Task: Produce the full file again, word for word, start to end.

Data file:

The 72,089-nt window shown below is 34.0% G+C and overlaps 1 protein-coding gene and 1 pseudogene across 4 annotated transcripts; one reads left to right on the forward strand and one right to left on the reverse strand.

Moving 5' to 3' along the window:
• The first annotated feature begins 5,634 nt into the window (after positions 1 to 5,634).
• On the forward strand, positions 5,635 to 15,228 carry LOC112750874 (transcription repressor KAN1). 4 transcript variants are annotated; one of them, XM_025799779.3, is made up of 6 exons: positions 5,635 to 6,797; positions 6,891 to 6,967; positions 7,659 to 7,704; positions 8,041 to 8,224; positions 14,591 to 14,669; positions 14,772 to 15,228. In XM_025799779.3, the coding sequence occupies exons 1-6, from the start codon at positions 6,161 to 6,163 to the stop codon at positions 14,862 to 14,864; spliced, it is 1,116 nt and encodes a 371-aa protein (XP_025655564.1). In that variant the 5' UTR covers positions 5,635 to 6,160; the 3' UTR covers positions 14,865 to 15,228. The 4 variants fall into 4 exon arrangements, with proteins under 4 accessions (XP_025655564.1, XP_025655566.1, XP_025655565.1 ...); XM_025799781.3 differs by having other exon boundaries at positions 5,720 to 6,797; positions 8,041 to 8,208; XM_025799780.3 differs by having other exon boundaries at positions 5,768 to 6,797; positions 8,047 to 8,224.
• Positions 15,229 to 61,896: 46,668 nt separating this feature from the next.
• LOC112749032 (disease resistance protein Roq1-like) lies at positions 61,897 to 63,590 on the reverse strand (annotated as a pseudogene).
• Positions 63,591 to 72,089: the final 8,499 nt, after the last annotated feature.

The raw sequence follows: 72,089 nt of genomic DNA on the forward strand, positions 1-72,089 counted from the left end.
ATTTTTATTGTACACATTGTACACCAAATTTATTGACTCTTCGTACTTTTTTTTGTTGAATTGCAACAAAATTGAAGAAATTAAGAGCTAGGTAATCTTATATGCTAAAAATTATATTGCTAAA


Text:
The 72,089-nt window shown below is 34.0% G+C and overlaps 1 protein-coding gene and 1 pseudogene across 4 annotated transcripts; one reads left to right on the forward strand and one right to left on the reverse strand.

Moving 5' to 3' along the window:
• The first annotated feature begins 5,634 nt into the window (after positions 1 to 5,634).
• On the forward strand, positions 5,635 to 15,228 carry LOC112750874 (transcription repressor KAN1). 4 transcript variants are annotated; one of them, XM_025799779.3, is made up of 6 exons: positions 5,635 to 6,797; positions 6,891 to 6,967; positions 7,659 to 7,704; positions 8,041 to 8,224; positions 14,591 to 14,669; positions 14,772 to 15,228. In XM_025799779.3, the coding sequence occupies exons 1-6, from the start codon at positions 6,161 to 6,163 to the stop codon at positions 14,862 to 14,864; spliced, it is 1,116 nt and encodes a 371-aa protein (XP_025655564.1). In that variant the 5' UTR covers positions 5,635 to 6,160; the 3' UTR covers positions 14,865 to 15,228. The 4 variants fall into 4 exon arrangements, with proteins under 4 accessions (XP_025655564.1, XP_025655566.1, XP_025655565.1 ...); XM_025799781.3 differs by having other exon boundaries at positions 5,720 to 6,797; positions 8,041 to 8,208; XM_025799780.3 differs by having other exon boundaries at positions 5,768 to 6,797; positions 8,047 to 8,224.
• Positions 15,229 to 61,896: 46,668 nt separating this feature from the next.
• LOC112749032 (disease resistance protein Roq1-like) lies at positions 61,897 to 63,590 on the reverse strand (annotated as a pseudogene).
• Positions 63,591 to 72,089: the final 8,499 nt, after the last annotated feature.

The raw sequence follows: 72,089 nt of genomic DNA on the forward strand, positions 1-72,089 counted from the left end.
ATTTTTATTGTACACATTGTACACCAAATTTATTGACTCTTCGTACTTTTTTTTGTTGAATTGCAACAAAATTGAAGAAATTAAGAGCTAGGTAATCTTATATGCTAAAAATTATATTGCTAAA